Many thanks for your thoughtful response to my post. I wasn't intending to start any sort of argument, I was more interested in posting my observations based on @Heinrich
's excellent review and photos of this much vaunted kit. That being said, I based my remarks on both Jenson's drawings and photos of the original Bluenose. I'm not any kind of pro by any means, I'm just getting back into the hobby after a many
-years' hiatus (life has a way of getting in the way of one's hobbies) and I thought that I would start out with a (Billings) model of the Bluenose II for my daughter (who went for a ride around Lunenburg harbour aboard her last year), and the Model Shipways (MS2130) Bluenose for myself. Before beginning either kit I wanted to research both vessels and I found Jenson's book, the Nova Scotia Archives, etc.
As to the numbers of shrouds: if one can go by the number of chainplates present, then the foremast has 5 per side and the mainmast has 6, but, as I said, I'm no expert. As to their sizes, after comparing photos with Jenson's drawings, I believe he is correct, the smaller deadeye goes second in line.
Thank you for the correction re: the numbers of dories. For some reason I thought there were two "nests" of three boats each, rather than six boats each. My bad.
Thank you also for the information about the 3-D printed ship's wheels that come with kits ordered via Heinrich. That is very
good news of which I was totally unaware. (I haven't quite got through reading all the messages on the boards.) Given that, and the corrected name for the stern (is it a waterslide decal or a sticker?) I will have to put the YQ POF model on my list of must buy/builds. (Is it still available from Heinrich?)
No need for any sort of an apology; to each his own model. If "AL-FI" works for you, then who's to gainsay you. In my modelling I have always been what the model railroaders refer to as a 'rivet counter' inasmuch as I try to be as close to the prototype as possible in my detailing, regardless of scale. In the past I have generally worked in only two scales: 1:87.1 (HO finescale) and 1:48 (O scale) because everything was built for my model railroads (now long gone). Scratchbuilding railroad rolling stock and structures from basswood or styrene is one thing (nearly everything is basically a box with few or no curves), building a boat (where there are very few straight lines - almost everything is curved or tapered) is another kind of fish altogether. My first attempt at scratch-building an HO-scale boat was a 4-½" long pre-1820 Mohawk River bateau (see attached images - the coin is a quarter). I don't think the rigging is accurate but it conforms with the drawings by Hager. I've also scratchbuilt similar-scaled models of "Alligator"-type steam warping tugs, small Lake Muskoka-type steam passenger launches, rowboats, canoes, and so on. The largest model I've yet built was a 1:12 scale yacht tender called the Princess Rebecca,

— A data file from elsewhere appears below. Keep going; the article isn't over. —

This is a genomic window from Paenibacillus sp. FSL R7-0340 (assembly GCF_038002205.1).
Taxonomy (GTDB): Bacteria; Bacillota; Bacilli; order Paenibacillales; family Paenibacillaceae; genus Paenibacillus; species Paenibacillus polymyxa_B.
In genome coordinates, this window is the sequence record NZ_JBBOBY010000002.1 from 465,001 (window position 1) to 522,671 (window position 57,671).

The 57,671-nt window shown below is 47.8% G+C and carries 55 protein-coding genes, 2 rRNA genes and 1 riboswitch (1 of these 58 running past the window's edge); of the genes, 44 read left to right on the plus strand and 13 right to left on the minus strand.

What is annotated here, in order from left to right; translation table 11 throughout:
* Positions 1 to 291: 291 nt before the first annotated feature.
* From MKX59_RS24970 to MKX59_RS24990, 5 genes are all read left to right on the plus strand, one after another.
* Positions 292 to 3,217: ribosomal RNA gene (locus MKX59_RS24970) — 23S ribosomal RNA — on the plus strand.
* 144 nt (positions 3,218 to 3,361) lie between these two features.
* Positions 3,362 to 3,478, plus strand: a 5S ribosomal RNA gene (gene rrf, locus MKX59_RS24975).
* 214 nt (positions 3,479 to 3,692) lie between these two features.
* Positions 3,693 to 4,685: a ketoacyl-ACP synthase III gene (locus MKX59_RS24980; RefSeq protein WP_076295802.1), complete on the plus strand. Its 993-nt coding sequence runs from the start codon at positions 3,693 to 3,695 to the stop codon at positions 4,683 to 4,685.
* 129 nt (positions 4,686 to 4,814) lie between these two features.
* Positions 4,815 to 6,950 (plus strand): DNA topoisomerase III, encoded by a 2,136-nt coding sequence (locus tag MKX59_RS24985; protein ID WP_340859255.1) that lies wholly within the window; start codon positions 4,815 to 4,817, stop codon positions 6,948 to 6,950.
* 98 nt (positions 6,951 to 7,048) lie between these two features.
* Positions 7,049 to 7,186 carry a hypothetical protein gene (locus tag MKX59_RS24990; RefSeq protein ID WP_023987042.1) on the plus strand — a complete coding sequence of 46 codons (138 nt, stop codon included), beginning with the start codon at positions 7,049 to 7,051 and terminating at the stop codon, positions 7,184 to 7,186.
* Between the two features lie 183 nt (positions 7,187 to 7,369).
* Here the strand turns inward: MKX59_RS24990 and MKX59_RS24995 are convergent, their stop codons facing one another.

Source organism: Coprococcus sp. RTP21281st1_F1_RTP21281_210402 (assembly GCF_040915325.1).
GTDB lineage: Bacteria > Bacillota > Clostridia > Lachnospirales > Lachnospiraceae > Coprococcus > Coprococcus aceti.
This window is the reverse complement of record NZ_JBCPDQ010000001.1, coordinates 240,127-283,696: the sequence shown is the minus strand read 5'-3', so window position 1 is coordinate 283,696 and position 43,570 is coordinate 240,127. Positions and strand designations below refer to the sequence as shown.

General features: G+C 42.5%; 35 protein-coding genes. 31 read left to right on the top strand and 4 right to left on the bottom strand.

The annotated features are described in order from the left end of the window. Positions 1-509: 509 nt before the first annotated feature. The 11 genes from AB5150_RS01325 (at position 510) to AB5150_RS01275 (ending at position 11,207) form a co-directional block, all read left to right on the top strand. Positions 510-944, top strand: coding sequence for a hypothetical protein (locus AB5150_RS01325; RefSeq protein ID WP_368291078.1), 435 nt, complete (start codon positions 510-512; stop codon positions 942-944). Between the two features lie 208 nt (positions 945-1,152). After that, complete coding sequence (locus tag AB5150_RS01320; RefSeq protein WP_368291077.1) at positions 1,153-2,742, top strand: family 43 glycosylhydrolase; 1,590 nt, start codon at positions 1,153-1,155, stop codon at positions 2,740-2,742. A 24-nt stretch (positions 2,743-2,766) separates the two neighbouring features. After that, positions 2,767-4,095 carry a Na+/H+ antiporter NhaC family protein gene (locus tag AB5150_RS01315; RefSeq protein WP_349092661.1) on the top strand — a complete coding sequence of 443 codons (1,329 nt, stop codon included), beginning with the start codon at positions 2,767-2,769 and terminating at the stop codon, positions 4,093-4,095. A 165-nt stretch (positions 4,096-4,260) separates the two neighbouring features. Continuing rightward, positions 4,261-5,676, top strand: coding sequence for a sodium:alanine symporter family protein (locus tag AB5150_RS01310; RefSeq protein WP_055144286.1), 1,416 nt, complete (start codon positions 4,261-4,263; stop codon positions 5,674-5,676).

by Poseidon Museum Studios, which I built for a friend. Luckily, I have another of this kit, as yet unbuilt! I also built the Billings Roar Ege
viking ship, with which I am quite happy. Unfortunately, almost all of my other models have disappeared over the last 15-20 years and 3 moves ... .
I haven't ever done a modeller's (b)log but perhaps when I get started on my Bluenose II I'll let you all in on my progress so you can keep me in line and on the straight and narrow.
Best wishes to all,
Since resuming my modelbuilding career, models currently on the ways include one of those very cheap Chinese POB kits of the 1:70 (?) Naxos
fishing boat (just to see what can be done with it) and the Model Shipways 1:96 MS2021Taurus
Models awaiting construction include:
Billings: 1:100 600 Bluenose II
Model Shipways: 1:64 MS2130 Bluenose
Model Shipways: Phantom
Sylvan 1:160 N-225 Great Lakes Tug (resin)
Cheap Chinese kits: Halcon, Harvey, Newport
Poseidon: 1:12 Princess Rebecca
Glencoe Mini-Kits U.S.S. Constitution
and Gertrude L. Thebaud
Future projects under consideration:
(anyone know where I can find plans for these?)
Joshua Slocum's Spray
William Lyon MacKenzie
(Lake Erie steamer)
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